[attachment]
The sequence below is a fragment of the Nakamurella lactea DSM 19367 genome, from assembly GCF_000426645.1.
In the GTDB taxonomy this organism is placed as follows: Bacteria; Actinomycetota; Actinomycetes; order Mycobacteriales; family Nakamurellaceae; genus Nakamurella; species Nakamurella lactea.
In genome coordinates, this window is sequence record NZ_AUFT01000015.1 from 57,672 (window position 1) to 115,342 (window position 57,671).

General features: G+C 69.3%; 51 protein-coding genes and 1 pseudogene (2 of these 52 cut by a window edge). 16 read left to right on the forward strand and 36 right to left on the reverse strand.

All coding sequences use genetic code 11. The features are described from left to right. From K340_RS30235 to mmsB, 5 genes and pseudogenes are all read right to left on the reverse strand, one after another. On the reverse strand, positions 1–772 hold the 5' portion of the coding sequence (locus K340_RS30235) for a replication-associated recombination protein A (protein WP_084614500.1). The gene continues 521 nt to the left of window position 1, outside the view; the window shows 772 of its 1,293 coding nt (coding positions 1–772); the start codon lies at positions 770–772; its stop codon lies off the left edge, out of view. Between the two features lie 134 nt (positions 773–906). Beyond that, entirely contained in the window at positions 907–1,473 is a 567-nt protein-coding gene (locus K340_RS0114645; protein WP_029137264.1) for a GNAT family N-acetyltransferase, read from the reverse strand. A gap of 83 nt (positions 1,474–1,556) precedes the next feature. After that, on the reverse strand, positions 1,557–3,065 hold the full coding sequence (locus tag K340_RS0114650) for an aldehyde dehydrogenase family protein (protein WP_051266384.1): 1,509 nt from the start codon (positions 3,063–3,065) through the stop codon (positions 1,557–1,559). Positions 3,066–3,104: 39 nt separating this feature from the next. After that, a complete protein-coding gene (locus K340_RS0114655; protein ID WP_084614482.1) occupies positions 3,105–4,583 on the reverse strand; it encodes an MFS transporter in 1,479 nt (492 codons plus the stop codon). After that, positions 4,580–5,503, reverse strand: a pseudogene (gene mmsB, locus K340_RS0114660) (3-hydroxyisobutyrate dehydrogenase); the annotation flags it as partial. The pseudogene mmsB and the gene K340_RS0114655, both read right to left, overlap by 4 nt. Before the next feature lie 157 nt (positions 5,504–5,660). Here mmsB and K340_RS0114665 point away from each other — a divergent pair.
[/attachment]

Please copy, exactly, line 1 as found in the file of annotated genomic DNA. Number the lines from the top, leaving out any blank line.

The sequence below is a fragment of the Nakamurella lactea DSM 19367 genome, from assembly GCF_000426645.1.